JERUSALEM, Sept. 20 (Xinhua) -- An Israeli-led study has found a way to prevent melanoma cancer from metastasizing to the brain, Tel Aviv University (TAU) in central Israel said on Tuesday.
In the study, published in the journal JCI Insight, TAU researchers and their colleagues from the United States and Portugal deciphered the mechanism that enables melanoma to spread to the brain and managed to delay the spread by 60 to 80 percent using existing treatments.
Up to 90 percent of advanced-stage melanoma patients develop brain metastases despite the blood-brain barrier that protects the brain. Such a phenomenon baffles researchers, but the TAU-led study said it offered an answer to the problem.
They found that the cancer cells can hijack a group of cells called astrocytes, which are located in the spinal cord and brain, to create local inflammation that increases the permeability through the blood-brain barrier.
Using an antibody, a synthetic molecule, and genetic engineering in lab models, the team was able to change the interaction process between the cancer cells and astrocytes and thus inhibited the spread of metastases.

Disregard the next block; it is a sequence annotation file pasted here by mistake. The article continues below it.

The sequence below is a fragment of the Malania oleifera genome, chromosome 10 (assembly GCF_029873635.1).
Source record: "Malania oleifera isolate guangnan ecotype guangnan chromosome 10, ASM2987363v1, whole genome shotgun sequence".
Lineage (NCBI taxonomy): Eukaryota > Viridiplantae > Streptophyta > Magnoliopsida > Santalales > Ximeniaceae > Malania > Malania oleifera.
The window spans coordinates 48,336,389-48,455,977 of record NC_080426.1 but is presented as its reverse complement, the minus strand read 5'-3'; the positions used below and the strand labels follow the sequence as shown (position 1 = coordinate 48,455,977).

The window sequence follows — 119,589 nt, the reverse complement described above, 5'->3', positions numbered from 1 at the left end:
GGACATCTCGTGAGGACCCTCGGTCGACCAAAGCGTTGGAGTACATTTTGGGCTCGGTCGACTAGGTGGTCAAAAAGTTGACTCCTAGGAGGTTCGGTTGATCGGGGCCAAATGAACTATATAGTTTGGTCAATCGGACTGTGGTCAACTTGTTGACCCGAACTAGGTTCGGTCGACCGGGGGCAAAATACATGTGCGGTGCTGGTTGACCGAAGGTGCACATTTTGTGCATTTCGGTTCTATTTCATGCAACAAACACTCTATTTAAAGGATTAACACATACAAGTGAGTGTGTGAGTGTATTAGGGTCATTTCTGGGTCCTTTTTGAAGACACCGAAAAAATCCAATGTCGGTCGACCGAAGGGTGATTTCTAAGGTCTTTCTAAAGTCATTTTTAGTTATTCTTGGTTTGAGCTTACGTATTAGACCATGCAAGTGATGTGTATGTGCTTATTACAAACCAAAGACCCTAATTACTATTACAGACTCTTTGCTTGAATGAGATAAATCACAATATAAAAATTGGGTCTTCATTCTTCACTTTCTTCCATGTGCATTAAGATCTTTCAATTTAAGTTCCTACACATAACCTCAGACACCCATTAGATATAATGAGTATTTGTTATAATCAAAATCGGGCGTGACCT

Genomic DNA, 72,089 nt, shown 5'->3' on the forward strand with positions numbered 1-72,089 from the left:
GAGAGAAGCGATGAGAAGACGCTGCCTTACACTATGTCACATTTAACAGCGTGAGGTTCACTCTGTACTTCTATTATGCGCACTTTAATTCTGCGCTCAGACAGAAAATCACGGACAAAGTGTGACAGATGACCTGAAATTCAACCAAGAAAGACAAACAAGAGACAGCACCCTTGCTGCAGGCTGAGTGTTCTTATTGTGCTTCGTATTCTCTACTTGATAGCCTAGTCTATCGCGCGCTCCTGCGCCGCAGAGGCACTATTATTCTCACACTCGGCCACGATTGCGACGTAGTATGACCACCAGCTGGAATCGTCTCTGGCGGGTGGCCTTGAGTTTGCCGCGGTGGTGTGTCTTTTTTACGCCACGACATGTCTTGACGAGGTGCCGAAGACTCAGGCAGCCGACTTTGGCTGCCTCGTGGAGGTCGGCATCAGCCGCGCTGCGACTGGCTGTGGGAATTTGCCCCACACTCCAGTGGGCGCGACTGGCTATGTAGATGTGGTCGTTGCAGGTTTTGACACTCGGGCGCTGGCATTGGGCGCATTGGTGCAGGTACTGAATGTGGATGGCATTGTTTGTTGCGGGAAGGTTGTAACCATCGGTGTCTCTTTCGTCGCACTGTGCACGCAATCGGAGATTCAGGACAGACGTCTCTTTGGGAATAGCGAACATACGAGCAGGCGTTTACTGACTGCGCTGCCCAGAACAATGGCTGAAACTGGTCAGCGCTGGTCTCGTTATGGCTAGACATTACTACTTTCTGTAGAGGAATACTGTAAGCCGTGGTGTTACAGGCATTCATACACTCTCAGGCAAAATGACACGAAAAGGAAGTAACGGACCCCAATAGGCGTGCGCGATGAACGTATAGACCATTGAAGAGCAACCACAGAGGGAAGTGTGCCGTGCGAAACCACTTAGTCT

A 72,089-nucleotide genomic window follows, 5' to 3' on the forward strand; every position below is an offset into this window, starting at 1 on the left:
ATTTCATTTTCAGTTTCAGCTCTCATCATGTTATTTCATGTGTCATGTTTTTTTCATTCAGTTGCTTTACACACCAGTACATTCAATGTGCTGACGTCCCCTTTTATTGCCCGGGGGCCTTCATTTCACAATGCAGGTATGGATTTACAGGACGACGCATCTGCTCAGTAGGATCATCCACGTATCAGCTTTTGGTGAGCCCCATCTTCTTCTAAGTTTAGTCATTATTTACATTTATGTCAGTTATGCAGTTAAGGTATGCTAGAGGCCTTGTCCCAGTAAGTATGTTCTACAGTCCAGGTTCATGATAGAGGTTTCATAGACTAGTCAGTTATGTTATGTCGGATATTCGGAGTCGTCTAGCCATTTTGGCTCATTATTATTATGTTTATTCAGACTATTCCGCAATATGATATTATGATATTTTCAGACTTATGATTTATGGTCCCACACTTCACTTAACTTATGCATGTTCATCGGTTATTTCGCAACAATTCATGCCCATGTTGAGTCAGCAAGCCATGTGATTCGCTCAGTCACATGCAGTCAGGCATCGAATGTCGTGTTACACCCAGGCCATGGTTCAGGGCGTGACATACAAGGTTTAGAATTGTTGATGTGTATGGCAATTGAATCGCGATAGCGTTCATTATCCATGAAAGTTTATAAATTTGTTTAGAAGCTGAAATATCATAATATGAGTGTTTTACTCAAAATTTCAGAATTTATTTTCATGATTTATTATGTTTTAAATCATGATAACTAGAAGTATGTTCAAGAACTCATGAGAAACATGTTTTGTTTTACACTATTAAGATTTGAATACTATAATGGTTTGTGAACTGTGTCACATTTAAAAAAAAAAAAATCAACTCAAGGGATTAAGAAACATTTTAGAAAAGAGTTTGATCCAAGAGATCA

Both the antibody and the molecule used by the team are primarily intended to treat sclerosis, diabetes, liver fibrosis, and cardiovascular diseases, as well as serve as a biomarker for other cancer types.
Therefore, these treatments are considered safe, and may be repurposed for melanoma, the researchers concluded.
Melanoma is the most serious type of skin cancer. When diagnosed and treated quickly, melanoma is usually curable. However, it becomes very difficult to cure and can even be fatal once it has spread deeper into the skin or other parts of the body.